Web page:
BDO partner Peter Hemington looks at the latest data on UK output and business confidence and sees some positive signs.
As the cliché says, businesses hate uncertainty. With that in mind, 2017 ended with some positive news for the economy as both sides in the Brexit negotiations signalled that enough progress had been made on phase one of the talks to progress on to phase two – discussions around a possible future trade deal.
According to our latest business trends report – a survey which covers over 4,000 different respondents from companies employing approximately five million employees – businesses are more optimistic about 2018 following the progress made towards Brexit at the end of last year.
Our Optimism Index, which indicates how firms expect their order books to develop over the coming six months, increased to 102.15 in December from 102.05 in November, above its long-term average.
However, despite the positive outlook for 2018, business output growth has fallen to a 23-month low. BDO’s Output Index, which indicates UK business output for December, fell to 98.45, from 98.99 the previous month. Business output growth has now fallen for the past five consecutive months.
The UK’s falling output growth is being driven by the slowdown of the services sector, which accounts for almost 80% of all UK GDP. BDO’s Services Output Index also sits at a 23-month low, falling from 98.95 to 98.21 in December. The sector has been weighed down by Brexit uncertainty which has since been reduced following the progress made in December which has led to the rise in optimism.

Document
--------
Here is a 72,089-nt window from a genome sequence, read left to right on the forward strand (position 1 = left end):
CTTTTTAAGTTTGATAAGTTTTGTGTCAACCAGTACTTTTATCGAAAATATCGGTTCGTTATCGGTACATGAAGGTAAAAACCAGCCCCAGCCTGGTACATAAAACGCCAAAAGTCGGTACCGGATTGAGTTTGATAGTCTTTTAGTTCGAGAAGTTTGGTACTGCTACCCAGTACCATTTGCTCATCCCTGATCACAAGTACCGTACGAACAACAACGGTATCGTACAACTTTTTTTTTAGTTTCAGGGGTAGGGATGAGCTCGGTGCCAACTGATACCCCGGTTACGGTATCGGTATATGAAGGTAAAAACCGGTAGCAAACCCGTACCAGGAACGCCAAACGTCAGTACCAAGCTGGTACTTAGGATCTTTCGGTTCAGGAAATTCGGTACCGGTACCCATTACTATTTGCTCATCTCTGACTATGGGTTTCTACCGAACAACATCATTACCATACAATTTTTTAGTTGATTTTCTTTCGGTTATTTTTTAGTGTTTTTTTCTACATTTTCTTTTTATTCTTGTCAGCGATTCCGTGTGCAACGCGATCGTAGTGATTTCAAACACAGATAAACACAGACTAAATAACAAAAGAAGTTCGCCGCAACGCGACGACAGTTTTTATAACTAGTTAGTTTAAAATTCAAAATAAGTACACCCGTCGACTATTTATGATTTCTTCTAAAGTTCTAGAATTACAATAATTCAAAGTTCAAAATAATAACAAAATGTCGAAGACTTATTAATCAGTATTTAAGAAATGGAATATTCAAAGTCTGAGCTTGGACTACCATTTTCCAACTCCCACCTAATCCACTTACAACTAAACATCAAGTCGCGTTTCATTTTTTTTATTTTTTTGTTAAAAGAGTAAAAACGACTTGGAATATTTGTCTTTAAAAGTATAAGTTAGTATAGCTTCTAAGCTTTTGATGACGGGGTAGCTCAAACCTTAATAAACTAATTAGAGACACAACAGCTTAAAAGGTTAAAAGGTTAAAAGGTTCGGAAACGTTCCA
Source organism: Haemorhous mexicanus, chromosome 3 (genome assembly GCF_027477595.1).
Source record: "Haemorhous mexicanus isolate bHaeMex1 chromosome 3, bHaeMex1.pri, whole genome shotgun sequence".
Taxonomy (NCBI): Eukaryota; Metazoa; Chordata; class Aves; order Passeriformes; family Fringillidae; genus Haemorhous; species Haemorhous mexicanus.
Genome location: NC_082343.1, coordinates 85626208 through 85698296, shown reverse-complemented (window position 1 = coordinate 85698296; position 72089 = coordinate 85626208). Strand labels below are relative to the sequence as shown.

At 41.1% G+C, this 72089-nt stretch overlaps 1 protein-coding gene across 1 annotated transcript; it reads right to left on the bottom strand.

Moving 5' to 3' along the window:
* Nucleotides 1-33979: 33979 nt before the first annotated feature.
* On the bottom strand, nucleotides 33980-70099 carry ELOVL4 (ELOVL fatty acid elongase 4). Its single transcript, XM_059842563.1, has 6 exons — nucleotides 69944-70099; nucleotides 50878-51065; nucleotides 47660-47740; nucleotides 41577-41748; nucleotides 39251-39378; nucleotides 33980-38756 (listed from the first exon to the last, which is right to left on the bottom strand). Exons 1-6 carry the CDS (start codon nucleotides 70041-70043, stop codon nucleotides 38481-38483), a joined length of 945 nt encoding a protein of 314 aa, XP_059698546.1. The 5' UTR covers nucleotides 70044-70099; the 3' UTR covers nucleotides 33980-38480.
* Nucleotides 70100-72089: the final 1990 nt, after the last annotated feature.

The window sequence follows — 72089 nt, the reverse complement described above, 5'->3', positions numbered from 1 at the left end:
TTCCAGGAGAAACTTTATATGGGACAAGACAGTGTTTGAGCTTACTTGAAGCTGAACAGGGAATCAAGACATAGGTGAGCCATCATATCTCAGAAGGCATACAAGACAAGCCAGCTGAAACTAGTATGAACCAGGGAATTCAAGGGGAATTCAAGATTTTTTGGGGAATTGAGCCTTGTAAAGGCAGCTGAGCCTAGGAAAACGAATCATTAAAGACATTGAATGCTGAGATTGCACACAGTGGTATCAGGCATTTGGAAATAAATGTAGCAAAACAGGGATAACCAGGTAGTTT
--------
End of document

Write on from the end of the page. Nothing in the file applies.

It’s not all doom and gloom. UK Manufacturing output continues to strengthen. In December, BDO’s Manufacturing Output Index climbed above the long-term trend of 100 for the first time in four months, rising to 100.33 from 99.33 in November.
The rise in business optimism is also being reflected in the jobs market. BDO’s Employment Index, which indicates firms’ employment intentions, has increased 0.2 to 111.26 in December, which is well above the long-term trend and only just below its record high of 111.72. The findings suggest that employment levels could surpass the records set in September last year.
So what should be done to capitalise on this optimism? While the government prioritises securing our future outside of the EU, it must not overlook the immediate challenges stifling the growth of our economy. The perennial productivity problem must be addressed by accelerating investment in infrastructure and training before we fall further behind our G7 counterparts.